Every once in a while a Disney Channel Original Movie (DCOM) seems to it a special spot that captivates interest beyond their regular audience and UPSIDE DOWN MAGIC has the potential to be that next big breakout film in the cultural zeitgeist.
One part HARRY POTTER with a magical school for children, one part THE BREAKFAST CLUB zeroing in on an outcast group of misfits, Disney’s latest DCOM, seemingly with a goal of creating a relatable and repeatable franchise, centers in on a pair of magical girls. Enter 13-year-old Nory Boxwood Horace (Izabela Rose) and her best friend Reina Carvajal (Siena Agudong) who enroll at the Sage Academy for Magical Studies. Once there, the BFFs embark on quickly diverging paths as they explore their magical abilities in a setting where perhaps not all is exactly as it seems. While Reina seems to find a quick footing, Nory ends up in remedial group known as the UDM (Upside Down Magic), a group for magic slingers who are not in complete control of their magic.
Discontent with her station, Nory befriends her fellow UDMs Max Torina (“Raven’s Home”), Elie Samouhi (“Bizaardvark”) and Alison Fernandez (“Once Upon a Time”) under the tutelage of wisecracking groundskeeper and “professor” Budd Skriff (Kyle Howard). The UDM program operates under guidance of stern Headmaster Knightslinger (Vicki Lewis) who holds that UDM unconventional powers leave them vulnerable to dangerous and evil “shadow magic” that has befallen the school before.
Picture the world of Harry Potter set in today’s a more tech savvy age (and in America) and you quickly get a sense for the vibe. The various characters feel like familiar archetypes from various DCOMs and the casting commendably reflects a diverse mix in both leading and supporting cast. The headmaster unsettlingly feels like a magical version of HIGH SCHOOL MUSICAL’S unmoving Mrs. Darbus but otherwise there’s not a whole lot of new ground to tred in this magical realm.
While not something we’d expect to see in a theater, UPSIDE DOWN MAGIC still offers some high-flying whimsy. It doesn’t seem likely it will capture the same sort of rabid fascination of the boy wizard who spurned books, sequels, toys, and theme park integrations, but it’s still a fun ride on those broom tails.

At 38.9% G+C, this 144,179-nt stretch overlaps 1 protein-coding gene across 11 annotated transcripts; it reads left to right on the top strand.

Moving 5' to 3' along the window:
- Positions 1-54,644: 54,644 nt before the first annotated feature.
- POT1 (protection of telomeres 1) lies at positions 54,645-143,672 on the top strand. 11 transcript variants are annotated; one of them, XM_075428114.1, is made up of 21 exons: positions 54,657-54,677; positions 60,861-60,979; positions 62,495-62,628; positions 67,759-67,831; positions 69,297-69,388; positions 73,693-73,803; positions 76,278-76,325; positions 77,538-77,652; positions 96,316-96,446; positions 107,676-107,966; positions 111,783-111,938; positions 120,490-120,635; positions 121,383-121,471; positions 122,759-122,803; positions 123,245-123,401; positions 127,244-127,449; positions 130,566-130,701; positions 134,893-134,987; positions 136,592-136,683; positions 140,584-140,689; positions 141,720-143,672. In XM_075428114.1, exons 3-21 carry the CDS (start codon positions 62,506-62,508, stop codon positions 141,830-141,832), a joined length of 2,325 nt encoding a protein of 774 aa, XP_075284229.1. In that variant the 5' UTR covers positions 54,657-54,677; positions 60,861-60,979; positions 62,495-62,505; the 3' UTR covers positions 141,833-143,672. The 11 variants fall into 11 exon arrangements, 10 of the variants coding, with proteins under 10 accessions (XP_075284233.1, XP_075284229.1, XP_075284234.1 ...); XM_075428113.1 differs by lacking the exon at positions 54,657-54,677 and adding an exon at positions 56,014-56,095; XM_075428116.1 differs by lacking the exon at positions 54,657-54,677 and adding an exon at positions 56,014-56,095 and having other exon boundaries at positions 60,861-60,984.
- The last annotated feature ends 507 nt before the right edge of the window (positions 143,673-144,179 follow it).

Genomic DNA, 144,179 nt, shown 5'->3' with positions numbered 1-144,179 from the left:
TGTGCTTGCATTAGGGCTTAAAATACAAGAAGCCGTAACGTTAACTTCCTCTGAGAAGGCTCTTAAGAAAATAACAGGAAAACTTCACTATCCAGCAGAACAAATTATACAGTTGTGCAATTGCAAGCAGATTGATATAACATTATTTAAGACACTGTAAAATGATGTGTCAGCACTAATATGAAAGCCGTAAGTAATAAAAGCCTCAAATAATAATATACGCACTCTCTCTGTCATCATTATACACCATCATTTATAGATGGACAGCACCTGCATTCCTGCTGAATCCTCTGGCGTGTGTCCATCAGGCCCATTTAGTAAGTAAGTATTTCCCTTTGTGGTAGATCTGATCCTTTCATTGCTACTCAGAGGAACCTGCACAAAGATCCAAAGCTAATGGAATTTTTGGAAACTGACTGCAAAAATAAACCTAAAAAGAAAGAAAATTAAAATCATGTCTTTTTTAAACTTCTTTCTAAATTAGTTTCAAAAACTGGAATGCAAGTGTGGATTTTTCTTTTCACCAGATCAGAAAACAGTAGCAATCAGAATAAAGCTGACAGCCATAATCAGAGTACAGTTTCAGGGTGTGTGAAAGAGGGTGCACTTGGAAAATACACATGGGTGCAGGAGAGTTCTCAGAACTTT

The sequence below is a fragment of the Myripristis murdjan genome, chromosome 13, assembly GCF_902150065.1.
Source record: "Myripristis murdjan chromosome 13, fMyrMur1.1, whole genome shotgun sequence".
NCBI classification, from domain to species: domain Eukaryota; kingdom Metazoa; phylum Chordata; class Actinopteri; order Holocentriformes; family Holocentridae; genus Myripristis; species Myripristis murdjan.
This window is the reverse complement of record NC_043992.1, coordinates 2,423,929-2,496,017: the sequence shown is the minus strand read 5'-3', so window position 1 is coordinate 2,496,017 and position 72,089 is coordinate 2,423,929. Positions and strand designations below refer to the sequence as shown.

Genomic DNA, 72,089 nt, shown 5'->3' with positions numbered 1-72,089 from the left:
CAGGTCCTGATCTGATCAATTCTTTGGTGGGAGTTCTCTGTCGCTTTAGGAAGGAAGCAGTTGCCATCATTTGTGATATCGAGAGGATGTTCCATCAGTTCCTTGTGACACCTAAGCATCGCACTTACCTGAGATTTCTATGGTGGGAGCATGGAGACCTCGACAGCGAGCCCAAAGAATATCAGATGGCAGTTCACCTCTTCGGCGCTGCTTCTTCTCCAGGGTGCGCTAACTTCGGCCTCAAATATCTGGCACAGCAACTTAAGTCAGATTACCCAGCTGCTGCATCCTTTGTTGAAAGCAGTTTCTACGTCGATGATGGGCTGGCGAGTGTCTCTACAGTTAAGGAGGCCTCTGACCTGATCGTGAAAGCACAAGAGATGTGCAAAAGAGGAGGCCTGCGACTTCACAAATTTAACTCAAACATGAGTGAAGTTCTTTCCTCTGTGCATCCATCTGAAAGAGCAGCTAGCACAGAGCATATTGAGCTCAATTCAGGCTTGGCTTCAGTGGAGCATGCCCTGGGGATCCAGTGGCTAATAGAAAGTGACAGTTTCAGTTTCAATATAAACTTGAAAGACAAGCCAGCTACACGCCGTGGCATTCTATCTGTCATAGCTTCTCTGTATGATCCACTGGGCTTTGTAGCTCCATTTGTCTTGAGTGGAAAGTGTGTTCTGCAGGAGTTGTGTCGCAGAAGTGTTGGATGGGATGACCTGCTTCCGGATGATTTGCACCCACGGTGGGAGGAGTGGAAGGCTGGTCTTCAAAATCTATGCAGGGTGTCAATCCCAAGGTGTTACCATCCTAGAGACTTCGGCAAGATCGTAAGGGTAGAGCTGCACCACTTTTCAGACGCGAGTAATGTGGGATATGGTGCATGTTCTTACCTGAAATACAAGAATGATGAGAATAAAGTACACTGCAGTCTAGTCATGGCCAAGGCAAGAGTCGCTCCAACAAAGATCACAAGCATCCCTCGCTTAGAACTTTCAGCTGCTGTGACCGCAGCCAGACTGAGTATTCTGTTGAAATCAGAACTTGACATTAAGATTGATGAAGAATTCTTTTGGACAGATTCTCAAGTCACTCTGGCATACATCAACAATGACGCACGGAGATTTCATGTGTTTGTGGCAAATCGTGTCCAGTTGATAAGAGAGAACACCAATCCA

Still, the film reinforces great central themes of trusting in yourself, fighting for what you believe in, and finding ways to excel in ways that might not be the most conventional. The buildup of the UDMs learning to harness their power in anticipation of the film’s climatic big baddie is satisfying and each of the oddballs find satisfying redemption in their new found sense of abilities. UPSIDE DOWN MAGIC is a fun magical adventure.
Joe Nussbaum directed UPSIDE DOWN MAGIC and serves as executive producer alongside Suzanne Farwell (“The Holiday,” “The Intern”) and Susan Cartsonis (“Descendants 3,” “What Women Want”). Two-time Art Directors Guild Award-winner Bill Boes (“Sleepy Hollow,” “Lemony Snicket’s A Series of Unfortunate Events”) serves as production designer, Adam Santelli (“Descendants 3,” Disney Channel’s “Freaky Friday”) serves as director of photography, and Barbara Somerville (“Nikita,” “American Gothic”) serves as costume designer. With a teleplay by Nick Pustay (“Ramona and Beezus”) and Josh Cagan (“Kim Possible”), UPSIDE DOWN MAGIC is based on the Scholastic book from bestselling authors Sarah Mlynowski, Lauren Myracle and Emily Jenkins.
See it for Yourself
UPSIDE DOWN MAGIC debuts on Disney Channel Friday, July 31, 2020 (8:00 p.m. EDT/PDT)
The combination of HP and Breakfast Club is so true. This difficult, but sublime, combination apparently comes from the wit of the screen writer. I’ve read all these books and have not picked up on the angst delivered in the Disney Channel original movie. I rewatched the movie to see who transformed that child’s book into a new Disney Channel must watch – it looks likeNick Pustay(?) was listed. Didn’t he screenwrite for Ramona and Beezus? If so, that dude knocks tween movies out of the ballpark. I really hope Disney makes a sequel (or many more), just like Halloweentown.